From a reader/buyer's perspective, genre is a short-hand for marketing expectations. What does a reader expect when they open the covers. There are common tropes in Fantasy not present in SF or Crime and vice versa (see the discussion on rules). So it's more than just a setting, you can (by some definitions) have fantasy set in space - eg anything goes technology more akin to magic than physics, and it's not always clear under which is the best genre to file a book. But if you mess about with it too much you'll just confuse the readers, and it's hard to love a book when you don't understand why events happen as they do.

Mar 17, 2020, 2:58pm

So what the consensus seems to be is that

A) genre is based on more than just setting

B) sometimes the setting isn't that important, but it can be very important. (I liked >2 KitFalbo: 's metaphor of the window dressing and the house frame)

C) The reader expectations that come with the various genres go far beyond setting, and can be pretty important if part of your goal is not confusing the readers.

When my daughter and I had the discussion, I proposed that the reason Shakespeares plays can change their settings as gracefully as they sometimes do, is because they don't have a lot of setting there in the first-place. Shakespeare wrote stories designed to played out on a bare stage, with minimal props. Also, no matter what setting they nominally had, the actors used contemporary language and wore contemporary clothing.

Likewise, (although for Shakespeare I hate to say it) the characters as they exist on stage, are more complete than the characters as they exist in the script, because an actor infuses the character with a whole lot of humanity. In books, where we often get to see characters from the inside out, it seems likely that someone would be much less recognizably the same person when torn out of their original culture and altered to fit new one.

And possibly also because the language of Shakespeare is so outdated that for most viewers it is equally uncomfortable no matter where it is set, it doesn't bother us how out of place it would actually be in some of the more fanciful settings I've seen/heard of. (Macbeth set in Feudal Japan, for example... although, actually, since in translation, why not Shakespearian? It always really bothers me when serious Chinese historicals get translated using modern slang. I want to go in and clean them up. No, my lovely young translators, a gently brought up girl in a noble household from way back when would not be saying, "Watch the kid, while Ling Fei and I go hang out, okay?")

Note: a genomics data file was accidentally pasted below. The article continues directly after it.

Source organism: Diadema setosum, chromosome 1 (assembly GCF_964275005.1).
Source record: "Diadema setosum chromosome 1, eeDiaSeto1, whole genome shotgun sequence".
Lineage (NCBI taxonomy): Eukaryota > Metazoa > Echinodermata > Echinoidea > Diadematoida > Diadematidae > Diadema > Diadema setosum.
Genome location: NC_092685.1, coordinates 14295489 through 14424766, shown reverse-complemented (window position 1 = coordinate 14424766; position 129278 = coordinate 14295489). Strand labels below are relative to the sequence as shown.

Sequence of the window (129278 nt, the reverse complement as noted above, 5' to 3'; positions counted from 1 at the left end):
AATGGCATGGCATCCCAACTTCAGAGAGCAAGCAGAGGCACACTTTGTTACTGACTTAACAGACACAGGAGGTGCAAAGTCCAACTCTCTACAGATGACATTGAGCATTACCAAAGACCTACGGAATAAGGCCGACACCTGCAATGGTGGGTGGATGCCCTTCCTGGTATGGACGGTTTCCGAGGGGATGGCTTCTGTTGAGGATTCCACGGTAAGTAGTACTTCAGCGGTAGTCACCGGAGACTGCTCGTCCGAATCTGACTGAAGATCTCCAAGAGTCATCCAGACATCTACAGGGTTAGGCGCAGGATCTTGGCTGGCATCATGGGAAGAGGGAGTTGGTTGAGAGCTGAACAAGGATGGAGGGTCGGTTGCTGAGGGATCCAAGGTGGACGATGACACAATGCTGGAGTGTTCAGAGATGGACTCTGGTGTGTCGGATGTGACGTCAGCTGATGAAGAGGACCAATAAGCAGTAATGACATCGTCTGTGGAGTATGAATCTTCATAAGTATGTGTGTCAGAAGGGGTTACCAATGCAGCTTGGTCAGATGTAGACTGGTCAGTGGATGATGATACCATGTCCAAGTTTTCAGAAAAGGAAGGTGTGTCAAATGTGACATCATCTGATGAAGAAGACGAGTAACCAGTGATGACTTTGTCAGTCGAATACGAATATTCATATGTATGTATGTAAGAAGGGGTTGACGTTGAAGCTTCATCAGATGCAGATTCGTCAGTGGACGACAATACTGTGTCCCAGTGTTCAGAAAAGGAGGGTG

Even with these caveats it is clearly possible to go too far:
One show that didn't work for anyone in our household was a modern setting of Romeo and Juliet, where the characters were talking about swords, and but actually using guns. Our willingness to make allowances for the linguistic mismatch died there.

So the reason fairy tales are so popular a choice for retelling may be because as stories intended for a verbal medium, they are quite minimalist. The characters are types, the structures are simple, the settings vague and generic. Cinderella is maybe still Cinderella when it is set in a futuristic Japan ravaged by plague, but is The Hobbit really still the Hobbit, once I have transformed it into a regency romance?

(I wrote up a plot summary for that once. Amused my writers' group no end. My son wanted me to do Dune as a regency romance next, but that would entail me re-reading Dune, which I haven't gotten around to doing.)

So, here is my next question:

I'm sure we've all read stories that were marketed as being in a genre that they just didn't feel like they properly fit into.

Since genre is more than setting, what pitfalls would an author need to watch out for if they were going to switch a story from one genre to another?